Census bureau officials released the results of the survey and details of how it will work in the future at a daylong meeting Tuesday in McConnellsburg.
"For decades, people have been asking for data every year or to take the census every five years," said Cynthia Taeuber, policy analyst with the U.S. Bureau of the Census.
It costs about $4 billion to take a census every 10 years, making it too expensive to do the count more often than that, she said.
From its beginnings in 1790, when the country's founding fathers made taking a periodic count of population and gathering other data a constitutional requirement, census information has been used in a variety of ways.
For example, communities can keep track of poverty and income levels in an area, determine population statistics such as age, gender, race or ethnicity, follow unemployment figures and track commuting patterns, Taeuber said.
From that data, communities can make decisions about where to locate schools, highways and hospitals, encourage economic development, and measure the performance of programs, she said.
"Having to use old data costs time and money for a lot of people," she said.
By 2003, the public will have access to updated information every year in the form of data gathered from the survey.
"It's almost impossible for a rural area to have this quality of data in a timely manner," said Margaret Taylor, executive director of the Fulton Industrial Development Corporation.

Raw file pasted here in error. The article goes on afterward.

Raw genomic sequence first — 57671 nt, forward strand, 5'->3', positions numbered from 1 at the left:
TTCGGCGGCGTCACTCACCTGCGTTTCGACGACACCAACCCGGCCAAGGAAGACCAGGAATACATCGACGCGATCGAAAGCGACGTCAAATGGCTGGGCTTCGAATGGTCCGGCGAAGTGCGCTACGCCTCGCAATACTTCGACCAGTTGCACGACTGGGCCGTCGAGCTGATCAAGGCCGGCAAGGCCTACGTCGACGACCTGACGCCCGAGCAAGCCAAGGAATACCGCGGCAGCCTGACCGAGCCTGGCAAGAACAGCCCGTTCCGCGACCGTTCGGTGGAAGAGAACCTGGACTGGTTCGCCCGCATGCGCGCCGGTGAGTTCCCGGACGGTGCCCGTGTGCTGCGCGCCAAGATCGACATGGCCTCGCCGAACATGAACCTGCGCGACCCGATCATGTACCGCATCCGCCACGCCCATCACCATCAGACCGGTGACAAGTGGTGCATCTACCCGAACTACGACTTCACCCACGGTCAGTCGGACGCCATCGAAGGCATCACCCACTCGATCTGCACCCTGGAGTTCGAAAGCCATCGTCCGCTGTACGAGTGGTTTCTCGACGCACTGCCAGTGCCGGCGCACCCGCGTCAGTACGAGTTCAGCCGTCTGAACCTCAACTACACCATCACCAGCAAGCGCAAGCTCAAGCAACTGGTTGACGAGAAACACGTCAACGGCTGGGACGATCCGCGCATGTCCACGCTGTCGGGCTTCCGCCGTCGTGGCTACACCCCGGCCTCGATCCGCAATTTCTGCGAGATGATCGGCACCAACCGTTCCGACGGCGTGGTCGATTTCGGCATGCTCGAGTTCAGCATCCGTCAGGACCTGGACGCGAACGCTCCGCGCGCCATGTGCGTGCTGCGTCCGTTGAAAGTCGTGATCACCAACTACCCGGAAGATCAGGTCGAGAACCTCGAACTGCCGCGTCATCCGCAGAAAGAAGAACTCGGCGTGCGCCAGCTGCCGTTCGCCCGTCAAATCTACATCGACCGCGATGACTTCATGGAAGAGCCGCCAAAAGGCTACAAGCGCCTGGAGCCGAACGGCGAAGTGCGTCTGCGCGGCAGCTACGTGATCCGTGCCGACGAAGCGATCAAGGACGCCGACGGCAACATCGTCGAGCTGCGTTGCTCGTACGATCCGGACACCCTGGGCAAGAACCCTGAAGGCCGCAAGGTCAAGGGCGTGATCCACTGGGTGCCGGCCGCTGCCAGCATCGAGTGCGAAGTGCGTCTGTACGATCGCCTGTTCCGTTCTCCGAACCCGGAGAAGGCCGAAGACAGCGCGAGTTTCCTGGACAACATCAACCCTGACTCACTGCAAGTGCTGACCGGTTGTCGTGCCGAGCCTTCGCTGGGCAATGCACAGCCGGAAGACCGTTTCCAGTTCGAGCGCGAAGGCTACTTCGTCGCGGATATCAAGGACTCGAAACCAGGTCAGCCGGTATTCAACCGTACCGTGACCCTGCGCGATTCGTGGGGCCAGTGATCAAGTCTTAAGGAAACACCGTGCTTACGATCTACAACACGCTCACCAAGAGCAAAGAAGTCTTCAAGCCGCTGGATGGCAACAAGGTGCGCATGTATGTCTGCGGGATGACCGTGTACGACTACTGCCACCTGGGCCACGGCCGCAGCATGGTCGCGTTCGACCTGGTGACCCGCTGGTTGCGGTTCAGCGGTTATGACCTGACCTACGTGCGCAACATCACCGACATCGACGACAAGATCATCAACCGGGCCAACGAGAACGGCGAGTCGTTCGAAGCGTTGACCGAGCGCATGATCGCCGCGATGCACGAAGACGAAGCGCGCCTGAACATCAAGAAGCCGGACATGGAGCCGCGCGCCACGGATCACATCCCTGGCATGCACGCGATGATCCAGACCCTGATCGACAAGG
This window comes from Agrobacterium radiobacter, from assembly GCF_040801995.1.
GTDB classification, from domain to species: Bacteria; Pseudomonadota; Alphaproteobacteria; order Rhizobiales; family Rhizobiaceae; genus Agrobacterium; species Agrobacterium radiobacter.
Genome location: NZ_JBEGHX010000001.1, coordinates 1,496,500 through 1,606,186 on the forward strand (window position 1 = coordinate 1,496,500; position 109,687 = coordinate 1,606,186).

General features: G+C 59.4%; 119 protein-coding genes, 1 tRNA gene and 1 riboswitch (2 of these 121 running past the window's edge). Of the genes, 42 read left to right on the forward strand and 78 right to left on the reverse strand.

Information from the census and the survey is used to make decisions, to look at trends and to make comparisons with other areas to see how the county changes, Taylor said.
"Rural counties are not in the position to commission this kind of research," she said.
The community survey will not replace the 10-year census, but will simplify it, Taeuber said.
The census is made up of two parts - it counts the population and collects the economic, social and housing profiles of communities and population groups in the country.
After the 2000 census is taken, the community survey will replace the second part by providing yearly updates on the economic, social and housing data. The census will still be taken every decade, but only for the head count, Taeuber said.
The survey is conducted monthly in households using mailed questionnaires, telephone interviews and visits from the census bureau's field representatives.
Once the information is compiled, the public will be able to access the data through the Internet on a World Wide Web site and, in the near future, by computer CD-ROMs.